4 tips for the future of flexibility

Remote working

In workplaces around the country, business leaders are struggling to settle on a long-term policy for their return to the office. The issue isn’t just the pandemic, although sudden changes have caused companies like Ford and Google to delay their return-to-office strategies. The more pressing challenge as enterprises grapple with the choice of remote or in-person work is employee retention and recruitment. The fact of the matter is some workers would rather quit than go back to commuting and working in an office.

But while corporate leaders are considering the impact of remote, hybrid, and in-person work policies as part of their retention strategies, they must also bear in mind the cybersecurity implications of these flexible approaches. For your CISOs and security team leads, securing remote workers isn’t a perk of the job.

Remote work is only secure when sensitive information is trusted and reliable, regardless of its format, where it came from, where it’s going, and how it’s used. Recognizing that most enterprises will not return to a fully in-person model, security teams must work to keep data secure throughout its lifecycle and at every point both on- and off-premises.

Here are four tips for our more flexible future, which will help businesses safeguard their data and defend against cybersecurity attacks:

Catalog, categorize and classify your data. When a business operates in a hybrid computing environment, their sensitive data can be stored and processed virtually anywhere. One of the most common phrases in cybersecurity is the idea that “you can’t protect what you don’t know.” With the traditional perimeter now a thing of the past, it’s vitally important that enterprises identify all of their data assets and where they reside — on local data servers, on mobile devices and in the cloud. Having an up-to-date catalog of data assets can also help to understand how data moves between your servers and those of your customers and partners. Once your data has been identified and cataloged, it’s equally important to classify and categorize that data according to its importance. Sensitive and personally-identifiable data requires stricter controls than non-critical information. This process should form the foundation for building security controls that are appropriate for protecting your data, not to mention maintaining compliance with a growing number of regulations.Safeguard your data with encryption. The next step after categorizing data assets is to encrypt your data, in particular those assets which have been identified as critical and sensitive. Encryption converts data into a non-legible text before being sent over the internet, reducing the risk of theft, destruction or tampering. Encrypting your important data protects it both at rest and in transit, meeting a key requirement across several security and privacy regulations. For encryption to fulfill its function, you must carefully manage and protect the cryptographic keys used to decrypt your sensitive data. No matter how robust and resistant your encryption algorithm, a stolen or compromised key will allow bad actors to gain immediate access to your sensitive data. Preventing data breaches — and the financial, reputational and regulatory penalties that come with them — requires a combination of strong encryption and effective key management.Maintain control over your keys. Once your sensitive data has been encrypted, you must determine where to store and protect your cryptographic keys. Many cloud providers offer native encryption and key management solutions, and with a growing number of enterprises opting for multi-cloud architectures, it can be tempting to turn over key management to the service provider instead of taking responsibility for multiple key repositories. Choosing a centralized solution delivers stronger protection by providing a consistent approach to key management across the entire estate of encrypted data. Strategies like Bring Your Own Key (BYOK) or Bring Your Own Encryption (BYOE) allow you to maintain control over your cryptographic keys and avoid the risks of an inadequate native Cloud Key management system. BYOK and BYOE approaches are also a healthy cybersecurity practice, as they keep your keys separated from your data by default. Segregating the roles of data storage and data protection offers enhanced resilience against advanced attacks. By trusting your cloud provider less and opting instead for an accredited Hardware Security Module (HSM), you can maintain confidence that your data is secure and in compliance with data sovereignty regulations.Control who can access your data and when. Protecting important information in a hybrid work environment requires a strong trust chain involving encryption algorithms, cryptographic keys, and airtight access management. With employees accessing company data from outside a secure perimeter, enterprises should, at a minimum, deploy integrated solutions that include single sign-on (SSO), multi-factor authentication (MFA), and adaptive, risk-based identity validation. Access security should be based on a step-up process that accounts for all of your business risk scenarios, with employees accessing critical data from anywhere while using privately owned devices.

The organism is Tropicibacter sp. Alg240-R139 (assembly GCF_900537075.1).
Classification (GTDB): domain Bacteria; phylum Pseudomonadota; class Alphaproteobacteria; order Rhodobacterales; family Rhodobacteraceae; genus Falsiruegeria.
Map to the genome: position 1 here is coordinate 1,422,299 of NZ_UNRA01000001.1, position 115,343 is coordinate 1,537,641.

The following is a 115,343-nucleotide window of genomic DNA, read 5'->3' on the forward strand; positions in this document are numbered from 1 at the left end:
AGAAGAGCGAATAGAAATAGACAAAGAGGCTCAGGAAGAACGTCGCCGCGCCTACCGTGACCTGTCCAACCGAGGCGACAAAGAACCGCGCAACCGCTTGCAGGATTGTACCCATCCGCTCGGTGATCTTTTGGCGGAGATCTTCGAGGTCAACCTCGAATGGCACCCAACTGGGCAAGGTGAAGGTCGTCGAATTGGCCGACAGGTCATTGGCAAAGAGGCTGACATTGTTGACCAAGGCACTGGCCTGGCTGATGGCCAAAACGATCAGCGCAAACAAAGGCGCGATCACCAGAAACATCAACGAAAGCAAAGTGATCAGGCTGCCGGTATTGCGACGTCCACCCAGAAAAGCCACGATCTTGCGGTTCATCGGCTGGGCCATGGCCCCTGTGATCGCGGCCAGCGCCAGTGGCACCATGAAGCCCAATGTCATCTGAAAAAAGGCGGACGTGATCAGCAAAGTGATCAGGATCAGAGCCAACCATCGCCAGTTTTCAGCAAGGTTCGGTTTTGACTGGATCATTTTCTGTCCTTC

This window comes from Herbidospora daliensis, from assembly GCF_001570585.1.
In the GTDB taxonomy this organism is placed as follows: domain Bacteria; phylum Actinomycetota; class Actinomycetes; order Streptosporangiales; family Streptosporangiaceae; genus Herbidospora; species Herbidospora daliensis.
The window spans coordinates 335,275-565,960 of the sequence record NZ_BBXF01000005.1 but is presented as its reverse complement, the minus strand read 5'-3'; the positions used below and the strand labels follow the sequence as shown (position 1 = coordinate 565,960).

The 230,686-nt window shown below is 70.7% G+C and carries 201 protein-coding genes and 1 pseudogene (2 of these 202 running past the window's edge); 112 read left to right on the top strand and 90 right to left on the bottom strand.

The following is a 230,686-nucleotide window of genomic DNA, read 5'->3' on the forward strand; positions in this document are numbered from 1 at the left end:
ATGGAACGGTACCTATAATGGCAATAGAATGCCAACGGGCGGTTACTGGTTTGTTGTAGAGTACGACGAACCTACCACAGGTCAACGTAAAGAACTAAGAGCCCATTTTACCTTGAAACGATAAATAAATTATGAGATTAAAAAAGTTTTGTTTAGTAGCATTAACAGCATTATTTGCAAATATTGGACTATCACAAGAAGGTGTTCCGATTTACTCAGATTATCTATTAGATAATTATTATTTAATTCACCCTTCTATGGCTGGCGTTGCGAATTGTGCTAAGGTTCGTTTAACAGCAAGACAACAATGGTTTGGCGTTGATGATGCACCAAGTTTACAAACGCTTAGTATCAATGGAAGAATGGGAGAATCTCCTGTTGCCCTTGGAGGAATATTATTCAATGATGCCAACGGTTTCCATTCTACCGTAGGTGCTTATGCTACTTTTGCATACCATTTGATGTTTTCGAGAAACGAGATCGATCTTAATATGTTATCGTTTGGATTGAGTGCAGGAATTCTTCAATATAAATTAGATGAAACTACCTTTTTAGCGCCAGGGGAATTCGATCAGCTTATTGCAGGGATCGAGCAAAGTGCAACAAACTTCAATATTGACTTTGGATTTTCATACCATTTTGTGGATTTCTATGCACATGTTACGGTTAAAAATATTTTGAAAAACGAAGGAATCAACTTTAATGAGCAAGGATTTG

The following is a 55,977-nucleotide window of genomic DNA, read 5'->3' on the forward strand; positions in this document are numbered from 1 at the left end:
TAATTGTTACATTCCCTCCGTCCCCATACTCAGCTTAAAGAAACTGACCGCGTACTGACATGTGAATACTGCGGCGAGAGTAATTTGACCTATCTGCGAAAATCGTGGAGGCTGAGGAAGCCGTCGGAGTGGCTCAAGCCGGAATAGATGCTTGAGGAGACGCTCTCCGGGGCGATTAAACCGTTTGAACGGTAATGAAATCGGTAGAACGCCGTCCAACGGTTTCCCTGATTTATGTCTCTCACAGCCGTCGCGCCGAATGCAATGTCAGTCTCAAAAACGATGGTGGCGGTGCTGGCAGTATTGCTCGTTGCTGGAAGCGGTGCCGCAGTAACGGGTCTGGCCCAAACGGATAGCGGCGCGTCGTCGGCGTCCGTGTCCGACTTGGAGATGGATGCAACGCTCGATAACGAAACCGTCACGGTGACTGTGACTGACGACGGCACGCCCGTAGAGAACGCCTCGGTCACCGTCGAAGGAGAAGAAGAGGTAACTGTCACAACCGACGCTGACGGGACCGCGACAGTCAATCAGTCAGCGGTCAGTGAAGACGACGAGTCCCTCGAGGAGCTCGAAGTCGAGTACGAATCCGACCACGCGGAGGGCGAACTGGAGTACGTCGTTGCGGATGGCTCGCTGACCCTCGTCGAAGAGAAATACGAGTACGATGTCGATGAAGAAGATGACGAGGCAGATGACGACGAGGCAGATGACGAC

The past two years have demonstrated that no organization can count on a defined perimeter and a fully on-premises workforce. Bad actors continue to develop new tools and strategies to take advantage of organizations with insufficient security protocols, turning every unprotected hybrid work environment into a potential target. Enterprises must adjust to their new reality and take the steps needed to make remote work safe and efficient. Every enterprise must be responsible for ensuring that remote work is secure work.

Image credit: londondeposit/depositphotos.com

Todd Moore is Global Head of Encryption Products at Thales

Author: Martha Meyer